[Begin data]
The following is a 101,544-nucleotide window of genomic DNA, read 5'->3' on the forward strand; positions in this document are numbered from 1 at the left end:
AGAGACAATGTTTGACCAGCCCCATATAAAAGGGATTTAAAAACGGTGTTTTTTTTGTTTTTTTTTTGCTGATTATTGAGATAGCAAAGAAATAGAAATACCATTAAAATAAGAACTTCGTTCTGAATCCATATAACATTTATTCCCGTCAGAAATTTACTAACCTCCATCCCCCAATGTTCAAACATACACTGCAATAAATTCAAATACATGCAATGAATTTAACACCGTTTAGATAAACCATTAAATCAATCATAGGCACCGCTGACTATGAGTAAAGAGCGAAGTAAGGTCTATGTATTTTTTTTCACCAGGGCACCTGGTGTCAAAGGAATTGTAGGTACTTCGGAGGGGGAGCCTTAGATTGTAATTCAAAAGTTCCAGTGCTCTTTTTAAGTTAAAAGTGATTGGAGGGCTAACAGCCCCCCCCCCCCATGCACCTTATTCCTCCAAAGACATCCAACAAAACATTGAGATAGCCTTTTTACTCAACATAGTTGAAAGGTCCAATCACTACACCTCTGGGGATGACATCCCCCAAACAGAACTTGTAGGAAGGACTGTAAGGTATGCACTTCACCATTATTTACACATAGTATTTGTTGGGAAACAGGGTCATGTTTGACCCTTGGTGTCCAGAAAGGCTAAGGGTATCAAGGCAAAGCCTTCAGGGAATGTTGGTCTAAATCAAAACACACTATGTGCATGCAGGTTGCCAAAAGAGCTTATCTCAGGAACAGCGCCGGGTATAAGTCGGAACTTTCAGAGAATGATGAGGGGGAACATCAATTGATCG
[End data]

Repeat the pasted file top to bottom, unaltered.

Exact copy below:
The following is a 101,544-nucleotide window of genomic DNA, read 5'->3' on the forward strand; positions in this document are numbered from 1 at the left end:
AGAGACAATGTTTGACCAGCCCCATATAAAAGGGATTTAAAAACGGTGTTTTTTTTGTTTTTTTTTTGCTGATTATTGAGATAGCAAAGAAATAGAAATACCATTAAAATAAGAACTTCGTTCTGAATCCATATAACATTTATTCCCGTCAGAAATTTACTAACCTCCATCCCCCAATGTTCAAACATACACTGCAATAAATTCAAATACATGCAATGAATTTAACACCGTTTAGATAAACCATTAAATCAATCATAGGCACCGCTGACTATGAGTAAAGAGCGAAGTAAGGTCTATGTATTTTTTTTCACCAGGGCACCTGGTGTCAAAGGAATTGTAGGTACTTCGGAGGGGGAGCCTTAGATTGTAATTCAAAAGTTCCAGTGCTCTTTTTAAGTTAAAAGTGATTGGAGGGCTAACAGCCCCCCCCCCCCATGCACCTTATTCCTCCAAAGACATCCAACAAAACATTGAGATAGCCTTTTTACTCAACATAGTTGAAAGGTCCAATCACTACACCTCTGGGGATGACATCCCCCAAACAGAACTTGTAGGAAGGACTGTAAGGTATGCACTTCACCATTATTTACACATAGTATTTGTTGGGAAACAGGGTCATGTTTGACCCTTGGTGTCCAGAAAGGCTAAGGGTATCAAGGCAAAGCCTTCAGGGAATGTTGGTCTAAATCAAAACACACTATGTGCATGCAGGTTGCCAAAAGAGCTTATCTCAGGAACAGCGCCGGGTATAAGTCGGAACTTTCAGAGAATGATGAGGGGGAACATCAATTGATCG